Proposed MA law targets legacy admissions
State Senator Pavel Payano argues that legacy admissions standards make it 'harder for low-income and students of color to be admitted into college.'
Bill provisions include a 'public service fee' that would redistribute funding from richer schools like Harvard to community colleges.
In response to the Supreme Court’s recent ruling against affirmative action in college admissions, Massachusetts lawmakers have introduced a bill that would impose a tax on wealthy colleges that exhibit a preference for legacy admissions, such as Harvard University, with the intention to redistribute the funds to community colleges.
Bill H. 3760, “An Act To Advance Fairness, Integrity, and Excellence In Higher Education Admissions,” has been proposed by Senator Pavel Payano and Representative Simon Cataldo.
Concerned about “equity” in higher education, Payano told Campus Reform that “legacy and donor preference perpetuate inequality by giving preferential treatment to wealthier students.” As a result of such practices, it is “harder for low-income and students of color to be admitted into college.”
Ten additional Democratic members of the Massachusetts legislature have joined as co-sponsors of the legislation. Representative Samantha Montano told Campus Reform that she became a co-sponsor because she believes the bill would “continue to ensure that our universities are getting diverse applicants, and that they’re being accepted, and they are able to continue and complete college.”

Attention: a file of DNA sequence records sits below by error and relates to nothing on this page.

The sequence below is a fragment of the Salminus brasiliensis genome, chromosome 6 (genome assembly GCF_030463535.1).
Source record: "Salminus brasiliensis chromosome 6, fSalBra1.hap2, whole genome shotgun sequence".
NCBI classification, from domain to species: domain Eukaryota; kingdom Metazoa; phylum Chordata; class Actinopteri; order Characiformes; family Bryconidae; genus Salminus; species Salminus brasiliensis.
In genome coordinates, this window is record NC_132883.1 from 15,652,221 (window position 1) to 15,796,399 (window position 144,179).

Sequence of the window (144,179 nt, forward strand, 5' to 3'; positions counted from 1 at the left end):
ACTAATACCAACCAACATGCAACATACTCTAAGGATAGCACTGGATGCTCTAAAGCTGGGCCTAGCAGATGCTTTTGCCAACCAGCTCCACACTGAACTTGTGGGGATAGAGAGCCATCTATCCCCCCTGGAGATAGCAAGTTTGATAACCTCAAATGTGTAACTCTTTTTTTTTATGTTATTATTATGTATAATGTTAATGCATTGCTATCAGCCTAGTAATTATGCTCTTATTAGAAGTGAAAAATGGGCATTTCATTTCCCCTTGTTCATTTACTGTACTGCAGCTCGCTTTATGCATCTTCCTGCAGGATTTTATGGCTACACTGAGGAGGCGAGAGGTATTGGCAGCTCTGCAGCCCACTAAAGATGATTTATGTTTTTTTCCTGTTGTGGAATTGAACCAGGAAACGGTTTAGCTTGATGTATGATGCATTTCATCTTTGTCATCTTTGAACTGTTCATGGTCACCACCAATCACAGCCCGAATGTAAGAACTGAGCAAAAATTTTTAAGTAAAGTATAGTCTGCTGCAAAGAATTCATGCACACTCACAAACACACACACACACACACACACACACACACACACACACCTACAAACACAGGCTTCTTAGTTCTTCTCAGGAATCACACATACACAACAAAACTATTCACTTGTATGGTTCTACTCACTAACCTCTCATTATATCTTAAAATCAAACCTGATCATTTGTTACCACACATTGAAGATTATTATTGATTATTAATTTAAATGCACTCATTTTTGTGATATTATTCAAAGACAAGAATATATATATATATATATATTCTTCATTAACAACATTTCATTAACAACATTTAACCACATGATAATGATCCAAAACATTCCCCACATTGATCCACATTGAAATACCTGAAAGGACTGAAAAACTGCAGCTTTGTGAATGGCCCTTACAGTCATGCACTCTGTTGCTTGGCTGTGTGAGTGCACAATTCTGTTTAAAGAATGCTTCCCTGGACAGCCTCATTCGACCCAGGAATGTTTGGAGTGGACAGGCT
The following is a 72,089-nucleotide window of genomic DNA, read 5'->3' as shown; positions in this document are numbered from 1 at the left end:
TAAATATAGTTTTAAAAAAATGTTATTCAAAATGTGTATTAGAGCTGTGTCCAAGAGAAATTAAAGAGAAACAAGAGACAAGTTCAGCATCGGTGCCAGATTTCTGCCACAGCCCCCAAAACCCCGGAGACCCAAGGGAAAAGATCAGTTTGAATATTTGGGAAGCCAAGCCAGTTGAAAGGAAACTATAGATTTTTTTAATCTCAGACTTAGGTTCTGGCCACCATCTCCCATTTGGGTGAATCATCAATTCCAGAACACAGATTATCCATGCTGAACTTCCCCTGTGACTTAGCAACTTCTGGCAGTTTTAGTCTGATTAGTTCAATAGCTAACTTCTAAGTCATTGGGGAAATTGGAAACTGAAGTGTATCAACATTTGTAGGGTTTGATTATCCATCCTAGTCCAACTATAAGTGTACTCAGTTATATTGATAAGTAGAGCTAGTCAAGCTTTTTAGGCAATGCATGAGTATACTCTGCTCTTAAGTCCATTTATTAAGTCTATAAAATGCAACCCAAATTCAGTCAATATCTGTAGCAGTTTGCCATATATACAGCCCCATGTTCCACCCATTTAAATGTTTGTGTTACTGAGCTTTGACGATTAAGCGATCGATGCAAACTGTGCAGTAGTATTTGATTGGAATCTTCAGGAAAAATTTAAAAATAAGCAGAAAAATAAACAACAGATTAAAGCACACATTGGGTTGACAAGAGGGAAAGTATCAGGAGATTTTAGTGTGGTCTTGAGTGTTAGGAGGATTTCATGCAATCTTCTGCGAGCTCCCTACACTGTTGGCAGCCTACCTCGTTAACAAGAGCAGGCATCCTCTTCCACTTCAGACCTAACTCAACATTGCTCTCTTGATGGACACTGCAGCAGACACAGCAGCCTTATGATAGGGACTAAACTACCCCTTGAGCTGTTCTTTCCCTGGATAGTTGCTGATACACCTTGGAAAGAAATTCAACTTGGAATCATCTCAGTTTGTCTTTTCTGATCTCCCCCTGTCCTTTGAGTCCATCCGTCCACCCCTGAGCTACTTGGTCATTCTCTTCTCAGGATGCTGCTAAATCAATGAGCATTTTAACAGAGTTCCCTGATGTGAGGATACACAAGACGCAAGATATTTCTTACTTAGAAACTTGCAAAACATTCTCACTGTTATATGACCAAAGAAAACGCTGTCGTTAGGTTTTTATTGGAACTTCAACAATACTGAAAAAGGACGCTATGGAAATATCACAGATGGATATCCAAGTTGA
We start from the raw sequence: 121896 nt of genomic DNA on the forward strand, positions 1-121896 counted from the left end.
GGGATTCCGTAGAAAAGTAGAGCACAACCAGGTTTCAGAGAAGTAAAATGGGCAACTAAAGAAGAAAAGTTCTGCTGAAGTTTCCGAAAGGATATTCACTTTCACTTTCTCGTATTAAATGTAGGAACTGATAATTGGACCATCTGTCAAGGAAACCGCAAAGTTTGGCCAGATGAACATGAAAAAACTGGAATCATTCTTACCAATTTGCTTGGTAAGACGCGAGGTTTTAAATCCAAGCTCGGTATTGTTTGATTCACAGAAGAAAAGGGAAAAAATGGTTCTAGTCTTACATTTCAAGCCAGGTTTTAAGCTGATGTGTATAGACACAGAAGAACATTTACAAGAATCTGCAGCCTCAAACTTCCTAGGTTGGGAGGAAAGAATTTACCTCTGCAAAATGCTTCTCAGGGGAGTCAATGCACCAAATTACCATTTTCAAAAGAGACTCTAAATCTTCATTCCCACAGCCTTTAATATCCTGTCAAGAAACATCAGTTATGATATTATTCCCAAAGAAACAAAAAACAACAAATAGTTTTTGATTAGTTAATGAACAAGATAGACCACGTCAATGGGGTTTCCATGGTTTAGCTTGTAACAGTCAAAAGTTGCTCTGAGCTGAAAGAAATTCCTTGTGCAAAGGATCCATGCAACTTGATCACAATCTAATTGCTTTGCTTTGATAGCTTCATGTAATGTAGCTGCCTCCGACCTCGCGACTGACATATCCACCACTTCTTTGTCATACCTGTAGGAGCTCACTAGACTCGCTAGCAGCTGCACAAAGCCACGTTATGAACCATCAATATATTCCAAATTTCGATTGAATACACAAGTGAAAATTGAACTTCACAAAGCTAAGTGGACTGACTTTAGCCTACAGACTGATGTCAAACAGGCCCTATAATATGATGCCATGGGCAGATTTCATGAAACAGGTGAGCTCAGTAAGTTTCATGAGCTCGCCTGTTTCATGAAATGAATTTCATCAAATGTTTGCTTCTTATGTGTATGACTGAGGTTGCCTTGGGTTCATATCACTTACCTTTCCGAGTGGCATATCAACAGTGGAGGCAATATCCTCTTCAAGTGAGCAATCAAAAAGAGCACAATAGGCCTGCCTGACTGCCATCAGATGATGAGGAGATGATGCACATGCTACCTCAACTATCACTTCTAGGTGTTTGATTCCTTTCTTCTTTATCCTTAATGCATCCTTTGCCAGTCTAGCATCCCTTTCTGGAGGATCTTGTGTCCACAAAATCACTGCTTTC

The bill would impose a tax (“public service fee”) that varies in cost depending on endowment size for schools that continue legacy admissions.
For instance, the bill stipulates: “No offending higher education institution with endowment assets in excess of $1.5 billion shall pay a public service fee of less than $1 million. No college with endowment assets in excess of $2 billion shall pay a public service fee of less than $2 million.”
Under the proposed law, Harvard, the richest university in the world, would bear the most substantial burden as it maintains an endowment of over $50 billion, potentially resulting in fines exceeding $100 million.
The proceeds generated by the “public service fee” would be allocated towards funding less wealthy institutions in Massachusetts. The bill seeks to establish a trust fund “for the purposes of supporting certificate and degree attainment at select public community colleges within the commonwealth.”
“If the schools decide to continue using these pernicious practices, that public service fee that goes into place would create opportunity for the very students that the schools are systematically keeping out of their campuses,” Cataldo told the Harvard Crimson in April.
Campus Reform has contacted all relevant parties for comment. This article will be updated accordingly.